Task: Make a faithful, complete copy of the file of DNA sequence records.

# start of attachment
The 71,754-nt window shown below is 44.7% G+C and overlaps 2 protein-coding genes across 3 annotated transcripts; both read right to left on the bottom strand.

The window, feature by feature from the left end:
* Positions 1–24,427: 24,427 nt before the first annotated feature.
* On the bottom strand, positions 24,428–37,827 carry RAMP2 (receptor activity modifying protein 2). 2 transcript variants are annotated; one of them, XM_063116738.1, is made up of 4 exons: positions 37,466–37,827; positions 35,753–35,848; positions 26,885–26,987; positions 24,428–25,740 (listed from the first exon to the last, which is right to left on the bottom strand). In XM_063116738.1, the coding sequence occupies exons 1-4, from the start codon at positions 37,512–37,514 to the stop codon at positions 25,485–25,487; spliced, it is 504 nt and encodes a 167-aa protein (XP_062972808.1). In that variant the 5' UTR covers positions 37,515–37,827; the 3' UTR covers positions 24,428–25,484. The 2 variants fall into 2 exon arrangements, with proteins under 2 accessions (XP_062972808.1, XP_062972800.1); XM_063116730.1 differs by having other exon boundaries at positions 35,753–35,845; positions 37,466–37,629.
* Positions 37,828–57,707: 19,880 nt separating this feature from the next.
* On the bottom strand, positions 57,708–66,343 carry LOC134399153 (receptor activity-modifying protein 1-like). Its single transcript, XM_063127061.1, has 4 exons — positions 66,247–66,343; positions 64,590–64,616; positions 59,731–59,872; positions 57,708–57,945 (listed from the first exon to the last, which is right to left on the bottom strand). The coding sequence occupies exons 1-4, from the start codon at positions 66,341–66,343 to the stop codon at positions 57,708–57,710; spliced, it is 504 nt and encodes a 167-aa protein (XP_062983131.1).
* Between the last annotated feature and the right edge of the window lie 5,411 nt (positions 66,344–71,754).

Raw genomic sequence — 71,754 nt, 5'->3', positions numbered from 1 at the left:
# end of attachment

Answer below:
The 71,754-nt window shown below is 44.7% G+C and overlaps 2 protein-coding genes across 3 annotated transcripts; both read right to left on the bottom strand.

The window, feature by feature from the left end:
* Positions 1–24,427: 24,427 nt before the first annotated feature.
* On the bottom strand, positions 24,428–37,827 carry RAMP2 (receptor activity modifying protein 2). 2 transcript variants are annotated; one of them, XM_063116738.1, is made up of 4 exons: positions 37,466–37,827; positions 35,753–35,848; positions 26,885–26,987; positions 24,428–25,740 (listed from the first exon to the last, which is right to left on the bottom strand). In XM_063116738.1, the coding sequence occupies exons 1-4, from the start codon at positions 37,512–37,514 to the stop codon at positions 25,485–25,487; spliced, it is 504 nt and encodes a 167-aa protein (XP_062972808.1). In that variant the 5' UTR covers positions 37,515–37,827; the 3' UTR covers positions 24,428–25,484. The 2 variants fall into 2 exon arrangements, with proteins under 2 accessions (XP_062972808.1, XP_062972800.1); XM_063116730.1 differs by having other exon boundaries at positions 35,753–35,845; positions 37,466–37,629.
* Positions 37,828–57,707: 19,880 nt separating this feature from the next.
* On the bottom strand, positions 57,708–66,343 carry LOC134399153 (receptor activity-modifying protein 1-like). Its single transcript, XM_063127061.1, has 4 exons — positions 66,247–66,343; positions 64,590–64,616; positions 59,731–59,872; positions 57,708–57,945 (listed from the first exon to the last, which is right to left on the bottom strand). The coding sequence occupies exons 1-4, from the start codon at positions 66,341–66,343 to the stop codon at positions 57,708–57,710; spliced, it is 504 nt and encodes a 167-aa protein (XP_062983131.1).
* Between the last annotated feature and the right edge of the window lie 5,411 nt (positions 66,344–71,754).

Raw genomic sequence — 71,754 nt, 5'->3', positions numbered from 1 at the left: